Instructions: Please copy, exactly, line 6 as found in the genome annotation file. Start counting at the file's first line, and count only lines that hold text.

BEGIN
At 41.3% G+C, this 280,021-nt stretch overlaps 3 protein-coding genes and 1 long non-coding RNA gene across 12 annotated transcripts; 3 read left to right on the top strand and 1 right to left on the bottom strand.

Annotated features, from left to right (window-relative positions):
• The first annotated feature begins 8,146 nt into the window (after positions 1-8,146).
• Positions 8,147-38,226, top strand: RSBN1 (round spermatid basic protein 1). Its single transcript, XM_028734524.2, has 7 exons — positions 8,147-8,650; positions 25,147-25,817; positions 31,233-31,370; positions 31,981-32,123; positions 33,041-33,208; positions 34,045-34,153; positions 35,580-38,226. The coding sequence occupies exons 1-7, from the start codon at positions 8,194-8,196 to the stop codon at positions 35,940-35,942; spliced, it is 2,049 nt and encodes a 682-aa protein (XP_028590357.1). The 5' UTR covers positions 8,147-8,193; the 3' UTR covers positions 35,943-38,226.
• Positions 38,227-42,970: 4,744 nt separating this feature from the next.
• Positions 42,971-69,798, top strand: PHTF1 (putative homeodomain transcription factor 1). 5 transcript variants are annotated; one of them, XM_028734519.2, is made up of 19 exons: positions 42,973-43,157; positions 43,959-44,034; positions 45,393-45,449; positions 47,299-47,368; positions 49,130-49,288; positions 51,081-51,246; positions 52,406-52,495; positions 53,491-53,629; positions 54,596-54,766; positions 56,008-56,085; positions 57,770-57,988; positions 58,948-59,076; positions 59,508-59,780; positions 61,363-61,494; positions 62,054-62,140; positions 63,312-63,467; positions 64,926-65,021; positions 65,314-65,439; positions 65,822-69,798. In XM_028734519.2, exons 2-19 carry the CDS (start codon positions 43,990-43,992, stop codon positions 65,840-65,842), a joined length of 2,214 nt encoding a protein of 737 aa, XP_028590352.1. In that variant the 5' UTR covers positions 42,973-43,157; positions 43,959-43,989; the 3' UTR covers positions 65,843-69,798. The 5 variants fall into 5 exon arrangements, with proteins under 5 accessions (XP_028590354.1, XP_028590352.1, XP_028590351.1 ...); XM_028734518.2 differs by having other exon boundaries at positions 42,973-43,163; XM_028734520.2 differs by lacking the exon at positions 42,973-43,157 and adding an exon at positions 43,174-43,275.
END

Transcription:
• Positions 42,971-69,798, top strand: PHTF1 (putative homeodomain transcription factor 1). 5 transcript variants are annotated; one of them, XM_028734519.2, is made up of 19 exons: positions 42,973-43,157; positions 43,959-44,034; positions 45,393-45,449; positions 47,299-47,368; positions 49,130-49,288; positions 51,081-51,246; positions 52,406-52,495; positions 53,491-53,629; positions 54,596-54,766; positions 56,008-56,085; positions 57,770-57,988; positions 58,948-59,076; positions 59,508-59,780; positions 61,363-61,494; positions 62,054-62,140; positions 63,312-63,467; positions 64,926-65,021; positions 65,314-65,439; positions 65,822-69,798. In XM_028734519.2, exons 2-19 carry the CDS (start codon positions 43,990-43,992, stop codon positions 65,840-65,842), a joined length of 2,214 nt encoding a protein of 737 aa, XP_028590352.1. In that variant the 5' UTR covers positions 42,973-43,157; positions 43,959-43,989; the 3' UTR covers positions 65,843-69,798. The 5 variants fall into 5 exon arrangements, with proteins under 5 accessions (XP_028590354.1, XP_028590352.1, XP_028590351.1 ...); XM_028734518.2 differs by having other exon boundaries at positions 42,973-43,163; XM_028734520.2 differs by lacking the exon at positions 42,973-43,157 and adding an exon at positions 43,174-43,275.